Monday Author: Susanne Skinner
Nova is my new friend. He’s a beautiful golden retriever and a service dog trained for balance and mobility. His companion and handler is Maggi, also a new friend! Together they welcomed me into their lives for a deeper understanding of what it means to live and work with a service dog.
Service dogs are not pets; they are working companions. In fact, Maggi is not permitted to ‘own’ Nova until he has been with her four or five years—enough time to determine their bond and companion relationship is solid.
Maggi educated me on the gold standard for breeding, whelping, raising, training, and placing service dogs, which is Assistance Dogs International. Nova comes from New Horizons Service Dogs (they only place dogs in the state of Florida) which strictly adheres to their requirements. Nova and Maggi are registered with ADI and must take their Public Access Test yearly to renew their registry.
A balance and mobility dog works with people who are ambulatory but have balance and strength challenges. Nova helps Maggi with tasks that would be more difficult if not impossible to do on her own. When Maggi fell and broker her ankle, Nova became a rigid brace, allowing Maggi to place her weight on his hips and shoulders to pull herself up.
The Role of a Service Dog
Under Title III of the federal Americans with Disabilities Act a service animal is an animal that has been trained to perform work or tasks for the benefit of a person with a disability. They are not to be confused with emotional support dogs or therapy dogs, which are not trained as service dogs.
Under the ADA, only dogs and miniature horses can be service animals. The ADA requires public spaces to permit service animals anywhere the owners can go. The Department of Justice recently modified this ruling, saying animals can be prohibited from going into swimming pools and shopping carts.
The Air Carrier Access Act oversees rules for people with disabilities on air planes, including emotional support animals. Travelers abused the definition, creating added precautions to reduce false claims that pets are service animals. Most airlines now have a pre-approval process that includes documentation from the individual’s healthcare provider.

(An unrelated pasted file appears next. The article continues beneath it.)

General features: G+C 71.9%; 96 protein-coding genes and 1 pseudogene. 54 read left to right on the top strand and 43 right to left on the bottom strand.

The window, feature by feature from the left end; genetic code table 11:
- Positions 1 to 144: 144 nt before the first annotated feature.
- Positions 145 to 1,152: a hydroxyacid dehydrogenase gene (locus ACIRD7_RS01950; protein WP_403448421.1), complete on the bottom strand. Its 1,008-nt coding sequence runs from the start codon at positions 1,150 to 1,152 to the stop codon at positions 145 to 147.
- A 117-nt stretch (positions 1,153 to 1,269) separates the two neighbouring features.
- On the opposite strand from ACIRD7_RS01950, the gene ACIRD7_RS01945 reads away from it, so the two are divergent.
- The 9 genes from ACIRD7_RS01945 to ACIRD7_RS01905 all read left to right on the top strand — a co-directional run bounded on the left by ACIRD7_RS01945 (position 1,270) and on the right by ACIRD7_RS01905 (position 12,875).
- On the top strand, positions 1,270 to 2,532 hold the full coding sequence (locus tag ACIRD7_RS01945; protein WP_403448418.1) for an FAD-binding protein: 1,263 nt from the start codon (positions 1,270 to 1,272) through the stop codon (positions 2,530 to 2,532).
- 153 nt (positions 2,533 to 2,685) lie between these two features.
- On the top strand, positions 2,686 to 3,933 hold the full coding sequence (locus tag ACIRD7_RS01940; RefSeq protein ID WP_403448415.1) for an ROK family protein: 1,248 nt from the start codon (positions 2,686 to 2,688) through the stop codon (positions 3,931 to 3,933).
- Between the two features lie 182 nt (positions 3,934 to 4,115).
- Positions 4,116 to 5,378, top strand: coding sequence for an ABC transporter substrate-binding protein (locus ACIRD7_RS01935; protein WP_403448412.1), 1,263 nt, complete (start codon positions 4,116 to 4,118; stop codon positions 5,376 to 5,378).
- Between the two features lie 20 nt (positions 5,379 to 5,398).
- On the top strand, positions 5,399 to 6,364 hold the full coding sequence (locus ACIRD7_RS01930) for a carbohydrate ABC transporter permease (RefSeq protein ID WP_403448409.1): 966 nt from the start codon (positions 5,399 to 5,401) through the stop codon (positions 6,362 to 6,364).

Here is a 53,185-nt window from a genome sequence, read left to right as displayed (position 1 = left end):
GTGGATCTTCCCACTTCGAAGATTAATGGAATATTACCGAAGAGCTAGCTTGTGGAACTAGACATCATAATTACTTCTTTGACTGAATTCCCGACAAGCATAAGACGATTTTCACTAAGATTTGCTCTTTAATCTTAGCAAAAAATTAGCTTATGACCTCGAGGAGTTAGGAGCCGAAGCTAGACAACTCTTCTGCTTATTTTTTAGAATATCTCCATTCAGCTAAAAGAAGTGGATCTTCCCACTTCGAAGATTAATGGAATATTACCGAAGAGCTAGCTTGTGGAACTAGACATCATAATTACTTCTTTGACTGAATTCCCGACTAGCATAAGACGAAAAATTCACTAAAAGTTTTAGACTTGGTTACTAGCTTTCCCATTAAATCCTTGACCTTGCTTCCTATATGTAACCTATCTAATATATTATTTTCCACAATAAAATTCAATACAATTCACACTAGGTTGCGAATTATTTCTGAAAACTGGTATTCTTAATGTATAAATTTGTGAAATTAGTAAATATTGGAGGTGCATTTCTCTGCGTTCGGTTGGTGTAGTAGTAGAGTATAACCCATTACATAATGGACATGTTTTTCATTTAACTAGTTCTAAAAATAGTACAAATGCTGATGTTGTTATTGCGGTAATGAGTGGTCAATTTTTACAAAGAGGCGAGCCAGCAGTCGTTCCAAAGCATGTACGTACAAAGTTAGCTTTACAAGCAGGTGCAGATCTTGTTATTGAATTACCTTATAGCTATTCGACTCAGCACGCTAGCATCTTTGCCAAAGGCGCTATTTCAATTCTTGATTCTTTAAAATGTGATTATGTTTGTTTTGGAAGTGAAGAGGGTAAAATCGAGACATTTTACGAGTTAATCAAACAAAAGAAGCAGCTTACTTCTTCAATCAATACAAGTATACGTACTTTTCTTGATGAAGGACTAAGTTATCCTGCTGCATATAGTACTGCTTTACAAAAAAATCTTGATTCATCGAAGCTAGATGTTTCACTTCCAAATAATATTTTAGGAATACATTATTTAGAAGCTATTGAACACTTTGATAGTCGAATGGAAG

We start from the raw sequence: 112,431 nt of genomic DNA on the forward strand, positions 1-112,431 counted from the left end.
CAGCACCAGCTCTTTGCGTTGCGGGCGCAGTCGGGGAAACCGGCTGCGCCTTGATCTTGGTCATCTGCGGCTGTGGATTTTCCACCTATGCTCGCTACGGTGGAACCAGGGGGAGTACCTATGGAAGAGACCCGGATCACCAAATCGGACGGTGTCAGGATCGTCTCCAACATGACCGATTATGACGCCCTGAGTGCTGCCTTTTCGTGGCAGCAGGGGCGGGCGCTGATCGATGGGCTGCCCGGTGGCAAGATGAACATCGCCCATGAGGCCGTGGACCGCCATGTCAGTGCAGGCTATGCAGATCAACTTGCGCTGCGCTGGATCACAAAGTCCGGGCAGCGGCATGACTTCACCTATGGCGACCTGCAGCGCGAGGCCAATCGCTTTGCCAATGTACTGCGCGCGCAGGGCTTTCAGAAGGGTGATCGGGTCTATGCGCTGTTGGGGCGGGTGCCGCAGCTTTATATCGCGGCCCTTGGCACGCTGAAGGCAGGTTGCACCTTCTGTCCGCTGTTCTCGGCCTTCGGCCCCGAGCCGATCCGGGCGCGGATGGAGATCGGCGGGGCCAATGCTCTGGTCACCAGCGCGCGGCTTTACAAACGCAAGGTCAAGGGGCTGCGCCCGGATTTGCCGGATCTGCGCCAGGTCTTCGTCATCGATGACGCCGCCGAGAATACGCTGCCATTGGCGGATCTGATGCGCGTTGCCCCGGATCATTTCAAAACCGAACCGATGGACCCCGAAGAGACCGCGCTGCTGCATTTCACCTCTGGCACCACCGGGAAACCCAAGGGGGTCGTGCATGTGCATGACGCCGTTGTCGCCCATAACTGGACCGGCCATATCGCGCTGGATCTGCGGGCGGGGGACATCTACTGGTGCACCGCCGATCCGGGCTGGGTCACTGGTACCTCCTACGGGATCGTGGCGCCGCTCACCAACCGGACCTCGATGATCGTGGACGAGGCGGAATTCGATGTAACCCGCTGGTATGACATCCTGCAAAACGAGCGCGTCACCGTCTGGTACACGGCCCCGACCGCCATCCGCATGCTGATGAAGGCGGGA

Training a Service Dog
Nova’s training began when he was a puppy, from a line of dogs bred to be service companions. Some dogs are bred, some are shelter rescues. Not every dog that starts the training completes the program.
Getting a dog to routinely perform specialized tasks requires perseverance, preparation and practice. Programs are a labor-intensive and only the best and smartest graduate. Dogs are trained to serve a wide range of disabilities including seizures, diabetes, paralysis, vision and hearing impairment. Volunteers train them in social situations that include social events, public transportation, shopping malls, and large open spaces.
A recent study found training costs are $20,000-$60,000 per dog. Costs include medical care, food, and training equipment and adoption fees up to $50,000.
Placing a Service Dog
To legally qualify for a service dog, the person applying must have a disability that substantially limits the ability to perform at least one major life task without assistance. To qualify as a service dog, the dog must be trained to perform that task.
Service dogs are obtained through ADA-approved organizations like New Horizons. Qualifying for a service animal requires written documentation from a doctor substantiating the disability, home visits, a financial review confirming the ability to care for the dog, and character references. Insurance companies do not cover service dog costs.
Service dog organizations, especially those training dogs for advanced skills, charge fees of $15,000 to $50,000, making them cost-prohibitive for individuals who need a service dog but cannot afford one. If an organization offers “no cost to the recipient,” payment was made through fund-raising and donations.
When dogs are ready for placement the sponsoring organization uses extensive personality tests to match dogs with handlers. Once chosen, the handler will spend several weeks in intensive training learning how to interact with the dog before going home together.
Not all Dogs are Service Dogs
- Emotional Support Dogs
An emotional support animal (ESA) is prescribed by a mental health professional to provide comfort and companionship to an individual. These animals are pets and do not require specific training but do have legitimate ID cards. Their presence mitigates the symptoms associated with the person’s disorder.
Emotional support dogs are not covered by the Americans With Disabilities Act. The privileges extended to them are limited to living in a home or apartment that does not normally allow dogs, and to accompany the owner in the cabin of an airplane. They are not allowed in public places.
- Therapy Dogs and Horses
Therapy dogs are pets. They are registered with pet therapy organizations and used most often for therapeutic visitation. They are well-behaved and friendly. Handlers or owners bring dogs to hospitals and nursing home to visit people confined to bed and many have regularly scheduled visits to assisted-living communities.
Equine assisted therapy is overseen by medical professionals using horses to assist in rehabilitative treatment for patients recovering from addiction, PTSD, and physical or mental abuse. This type of therapy is also successful in patients with developmental delays, anxiety, autism and cerebral palsy. Treatment involves working with horses but rarely involves riding them.
The bond between humans and animals is timeless. Watching Maggi and Nova gives me a deep appreciation for the process that brought them together.
Thank you, Nova and Maggi, I’m so glad we’re friends!